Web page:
Can You Tell Whether a Person Is Sick Just by Looking at a Photo? Science Says Yes

Can you tell the difference between a sick face and a healthy face?. Audrey Henderson/St. Andrews University

Pop quiz: Which of the above photos depicts a healthy person, and which depicts a sick person? Can you spot the subtle differences? (The correct answer is listed at the bottom of this article.)

Scientists have determined that humans have a remarkable ability to detect when someone is sick a mere two hours after the person is infected, and they can do this just by looking at a person's face, reports MedicalXpress.

For the study, 16 healthy Caucasian volunteers were given an injection of sterile molecules derived from bacteria. Although these injections were sterile, they nevertheless induced an immune response that made the subjects experience flu-like symptoms for a short amount of time. Their pictures were taken two hours after the shot to document their appearance.

Those same participants were asked to return on another occasion to receive another shot, but this time they were unknowingly injected with a placebo. Photos were again taken two hours later.

Both sets of photos were then shown to a different group of people, who were asked to rate the health of the subjects depicted in them.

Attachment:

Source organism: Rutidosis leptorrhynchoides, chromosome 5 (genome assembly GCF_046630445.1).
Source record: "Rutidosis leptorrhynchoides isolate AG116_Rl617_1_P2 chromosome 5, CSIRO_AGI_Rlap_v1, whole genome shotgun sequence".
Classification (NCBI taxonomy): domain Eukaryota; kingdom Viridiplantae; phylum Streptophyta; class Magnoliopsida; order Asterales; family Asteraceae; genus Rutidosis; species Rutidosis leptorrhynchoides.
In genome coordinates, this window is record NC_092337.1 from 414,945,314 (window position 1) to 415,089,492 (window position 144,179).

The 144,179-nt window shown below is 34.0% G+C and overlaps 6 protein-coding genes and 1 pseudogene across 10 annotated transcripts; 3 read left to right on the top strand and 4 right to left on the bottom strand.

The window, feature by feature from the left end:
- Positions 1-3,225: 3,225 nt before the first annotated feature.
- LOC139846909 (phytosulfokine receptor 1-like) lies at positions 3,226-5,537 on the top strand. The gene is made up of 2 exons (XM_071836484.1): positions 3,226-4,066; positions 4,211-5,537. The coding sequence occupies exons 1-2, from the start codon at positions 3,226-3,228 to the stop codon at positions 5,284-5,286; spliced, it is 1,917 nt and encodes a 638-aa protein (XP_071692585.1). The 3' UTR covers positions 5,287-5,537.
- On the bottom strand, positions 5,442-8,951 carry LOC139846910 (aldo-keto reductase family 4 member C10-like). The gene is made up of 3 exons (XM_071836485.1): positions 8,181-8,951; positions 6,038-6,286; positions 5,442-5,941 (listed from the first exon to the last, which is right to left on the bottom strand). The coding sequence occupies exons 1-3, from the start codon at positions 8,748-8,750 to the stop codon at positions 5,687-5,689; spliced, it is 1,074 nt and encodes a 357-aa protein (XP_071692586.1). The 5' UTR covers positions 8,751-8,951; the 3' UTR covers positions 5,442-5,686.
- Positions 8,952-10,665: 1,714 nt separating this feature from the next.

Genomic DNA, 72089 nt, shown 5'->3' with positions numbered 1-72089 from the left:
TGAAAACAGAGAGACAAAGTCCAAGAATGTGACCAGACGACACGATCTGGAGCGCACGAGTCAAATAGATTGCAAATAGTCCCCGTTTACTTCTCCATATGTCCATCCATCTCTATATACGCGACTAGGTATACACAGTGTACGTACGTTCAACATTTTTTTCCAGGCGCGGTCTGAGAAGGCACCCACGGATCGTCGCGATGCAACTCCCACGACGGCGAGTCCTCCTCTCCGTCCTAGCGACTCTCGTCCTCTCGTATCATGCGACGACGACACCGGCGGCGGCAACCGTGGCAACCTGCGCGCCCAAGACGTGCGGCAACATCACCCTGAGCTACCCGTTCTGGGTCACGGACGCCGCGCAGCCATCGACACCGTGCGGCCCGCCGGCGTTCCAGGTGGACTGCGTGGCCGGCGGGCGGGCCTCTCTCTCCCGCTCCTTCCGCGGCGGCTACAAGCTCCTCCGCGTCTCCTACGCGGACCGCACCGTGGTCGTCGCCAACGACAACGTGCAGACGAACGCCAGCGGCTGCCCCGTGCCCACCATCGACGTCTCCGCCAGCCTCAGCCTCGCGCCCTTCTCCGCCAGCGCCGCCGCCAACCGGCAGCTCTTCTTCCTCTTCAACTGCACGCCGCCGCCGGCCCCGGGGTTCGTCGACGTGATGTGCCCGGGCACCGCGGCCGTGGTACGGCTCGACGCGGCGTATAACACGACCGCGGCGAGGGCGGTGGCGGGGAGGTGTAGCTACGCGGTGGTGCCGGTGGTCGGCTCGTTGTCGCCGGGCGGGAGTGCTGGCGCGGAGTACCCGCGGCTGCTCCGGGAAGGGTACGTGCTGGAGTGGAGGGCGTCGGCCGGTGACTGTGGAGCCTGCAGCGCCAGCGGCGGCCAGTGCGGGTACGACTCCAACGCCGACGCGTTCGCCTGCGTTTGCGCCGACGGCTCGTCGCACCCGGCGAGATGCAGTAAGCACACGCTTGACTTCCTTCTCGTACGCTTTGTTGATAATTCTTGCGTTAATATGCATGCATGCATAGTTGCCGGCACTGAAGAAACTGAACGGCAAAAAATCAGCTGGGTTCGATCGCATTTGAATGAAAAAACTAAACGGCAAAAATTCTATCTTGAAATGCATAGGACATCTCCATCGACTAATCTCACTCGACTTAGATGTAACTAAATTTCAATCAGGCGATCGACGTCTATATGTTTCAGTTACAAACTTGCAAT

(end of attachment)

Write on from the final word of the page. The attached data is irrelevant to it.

"The raters could correctly discriminate 13 out of 16 individuals (81 percent) as being sick," said the study published in the journal Proceedings of the Royal Society B.

Although the sample size is relatively small, that's a detection rate that is significantly higher than chance. It's one thing to be able to detect whether a person is sick when we can observe their behavior-- for instance, people cough, sneeze, sniffle and show signs of fatigue. But it's another thing to be able to detect sickness from a neutral photograph alone.

Some of the signs of illness that observers pointed out included paler lips and skin, a more swollen face, droopier mouth corners and eyelids, redder eyes, and duller, patchier skin.

Study co-author John Axelsson of Stockholm University offered an explanation for the remarkable findings: "An ability to detect sick people would allow people to avoid being close to sick people, and hence minimize the risk of becoming sick if the person is a carrier of contagious disease."

The next step will be to expand the research, to see whether the results hold over a larger and more diverse sample. It will also be important to test whether different types of infection can be detected at similar rates. Eventually, computer software might be able to be developed from this research that can help doctors to identify sick patients.

Pop quiz answer: The person on the left (a) is sick, and the person on the right (b) is the healthy one.